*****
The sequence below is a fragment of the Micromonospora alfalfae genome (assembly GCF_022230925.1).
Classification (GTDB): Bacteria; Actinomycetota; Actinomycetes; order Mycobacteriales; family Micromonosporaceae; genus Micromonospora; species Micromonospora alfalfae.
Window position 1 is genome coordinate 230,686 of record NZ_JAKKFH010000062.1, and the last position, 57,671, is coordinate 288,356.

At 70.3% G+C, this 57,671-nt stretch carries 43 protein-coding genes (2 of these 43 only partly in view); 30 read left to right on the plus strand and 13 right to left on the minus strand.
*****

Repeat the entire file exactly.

The sequence below is a fragment of the Micromonospora alfalfae genome (assembly GCF_022230925.1).
Classification (GTDB): Bacteria; Actinomycetota; Actinomycetes; order Mycobacteriales; family Micromonosporaceae; genus Micromonospora; species Micromonospora alfalfae.
Window position 1 is genome coordinate 230,686 of record NZ_JAKKFH010000062.1, and the last position, 57,671, is coordinate 288,356.

At 70.3% G+C, this 57,671-nt stretch carries 43 protein-coding genes (2 of these 43 only partly in view); 30 read left to right on the plus strand and 13 right to left on the minus strand.